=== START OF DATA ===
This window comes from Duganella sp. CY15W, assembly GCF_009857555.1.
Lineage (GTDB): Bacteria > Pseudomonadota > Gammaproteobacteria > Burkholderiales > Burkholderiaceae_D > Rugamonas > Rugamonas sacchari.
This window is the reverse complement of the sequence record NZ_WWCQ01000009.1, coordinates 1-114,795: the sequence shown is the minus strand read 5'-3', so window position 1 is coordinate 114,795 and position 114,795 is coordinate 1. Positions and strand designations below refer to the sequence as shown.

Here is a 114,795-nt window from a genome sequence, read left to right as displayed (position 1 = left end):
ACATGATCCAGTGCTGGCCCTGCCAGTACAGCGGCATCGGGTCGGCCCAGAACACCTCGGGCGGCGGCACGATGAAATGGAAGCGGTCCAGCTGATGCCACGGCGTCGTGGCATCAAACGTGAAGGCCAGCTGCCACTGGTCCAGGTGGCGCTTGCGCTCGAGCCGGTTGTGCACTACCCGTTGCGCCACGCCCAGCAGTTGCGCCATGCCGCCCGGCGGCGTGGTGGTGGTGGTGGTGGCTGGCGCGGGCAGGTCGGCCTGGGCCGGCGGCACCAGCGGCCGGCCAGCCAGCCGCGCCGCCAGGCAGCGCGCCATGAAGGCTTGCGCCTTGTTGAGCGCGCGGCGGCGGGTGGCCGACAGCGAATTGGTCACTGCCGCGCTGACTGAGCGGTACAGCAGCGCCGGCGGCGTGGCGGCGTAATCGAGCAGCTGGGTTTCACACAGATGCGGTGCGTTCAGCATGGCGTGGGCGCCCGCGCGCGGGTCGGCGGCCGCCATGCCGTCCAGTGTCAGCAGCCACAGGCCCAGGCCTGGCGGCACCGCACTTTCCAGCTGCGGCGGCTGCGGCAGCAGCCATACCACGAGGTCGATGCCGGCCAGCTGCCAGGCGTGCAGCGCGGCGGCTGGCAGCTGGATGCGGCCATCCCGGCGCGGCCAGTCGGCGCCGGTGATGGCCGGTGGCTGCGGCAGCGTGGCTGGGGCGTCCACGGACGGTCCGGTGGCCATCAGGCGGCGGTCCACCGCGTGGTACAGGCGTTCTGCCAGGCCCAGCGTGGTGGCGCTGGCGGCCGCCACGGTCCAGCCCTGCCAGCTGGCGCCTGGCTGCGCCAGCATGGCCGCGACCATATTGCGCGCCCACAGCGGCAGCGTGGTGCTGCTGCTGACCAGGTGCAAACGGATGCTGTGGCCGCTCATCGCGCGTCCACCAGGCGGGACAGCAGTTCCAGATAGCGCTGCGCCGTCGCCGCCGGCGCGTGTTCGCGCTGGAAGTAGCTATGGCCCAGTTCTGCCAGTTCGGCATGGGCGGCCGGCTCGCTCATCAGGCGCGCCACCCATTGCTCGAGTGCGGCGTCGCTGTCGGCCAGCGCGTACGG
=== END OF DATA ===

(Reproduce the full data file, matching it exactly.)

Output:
This window comes from Duganella sp. CY15W, assembly GCF_009857555.1.
Lineage (GTDB): Bacteria > Pseudomonadota > Gammaproteobacteria > Burkholderiales > Burkholderiaceae_D > Rugamonas > Rugamonas sacchari.
This window is the reverse complement of the sequence record NZ_WWCQ01000009.1, coordinates 1-114,795: the sequence shown is the minus strand read 5'-3', so window position 1 is coordinate 114,795 and position 114,795 is coordinate 1. Positions and strand designations below refer to the sequence as shown.

Here is a 114,795-nt window from a genome sequence, read left to right as displayed (position 1 = left end):
ACATGATCCAGTGCTGGCCCTGCCAGTACAGCGGCATCGGGTCGGCCCAGAACACCTCGGGCGGCGGCACGATGAAATGGAAGCGGTCCAGCTGATGCCACGGCGTCGTGGCATCAAACGTGAAGGCCAGCTGCCACTGGTCCAGGTGGCGCTTGCGCTCGAGCCGGTTGTGCACTACCCGTTGCGCCACGCCCAGCAGTTGCGCCATGCCGCCCGGCGGCGTGGTGGTGGTGGTGGTGGCTGGCGCGGGCAGGTCGGCCTGGGCCGGCGGCACCAGCGGCCGGCCAGCCAGCCGCGCCGCCAGGCAGCGCGCCATGAAGGCTTGCGCCTTGTTGAGCGCGCGGCGGCGGGTGGCCGACAGCGAATTGGTCACTGCCGCGCTGACTGAGCGGTACAGCAGCGCCGGCGGCGTGGCGGCGTAATCGAGCAGCTGGGTTTCACACAGATGCGGTGCGTTCAGCATGGCGTGGGCGCCCGCGCGCGGGTCGGCGGCCGCCATGCCGTCCAGTGTCAGCAGCCACAGGCCCAGGCCTGGCGGCACCGCACTTTCCAGCTGCGGCGGCTGCGGCAGCAGCCATACCACGAGGTCGATGCCGGCCAGCTGCCAGGCGTGCAGCGCGGCGGCTGGCAGCTGGATGCGGCCATCCCGGCGCGGCCAGTCGGCGCCGGTGATGGCCGGTGGCTGCGGCAGCGTGGCTGGGGCGTCCACGGACGGTCCGGTGGCCATCAGGCGGCGGTCCACCGCGTGGTACAGGCGTTCTGCCAGGCCCAGCGTGGTGGCGCTGGCGGCCGCCACGGTCCAGCCCTGCCAGCTGGCGCCTGGCTGCGCCAGCATGGCCGCGACCATATTGCGCGCCCACAGCGGCAGCGTGGTGCTGCTGCTGACCAGGTGCAAACGGATGCTGTGGCCGCTCATCGCGCGTCCACCAGGCGGGACAGCAGTTCCAGATAGCGCTGCGCCGTCGCCGCCGGCGCGTGTTCGCGCTGGAAGTAGCTATGGCCCAGTTCTGCCAGTTCGGCATGGGCGGCCGGCTCGCTCATCAGGCGCGCCACCCATTGCTCGAGTGCGGCGTCGCTGTCGGCCAGCGCGTACGG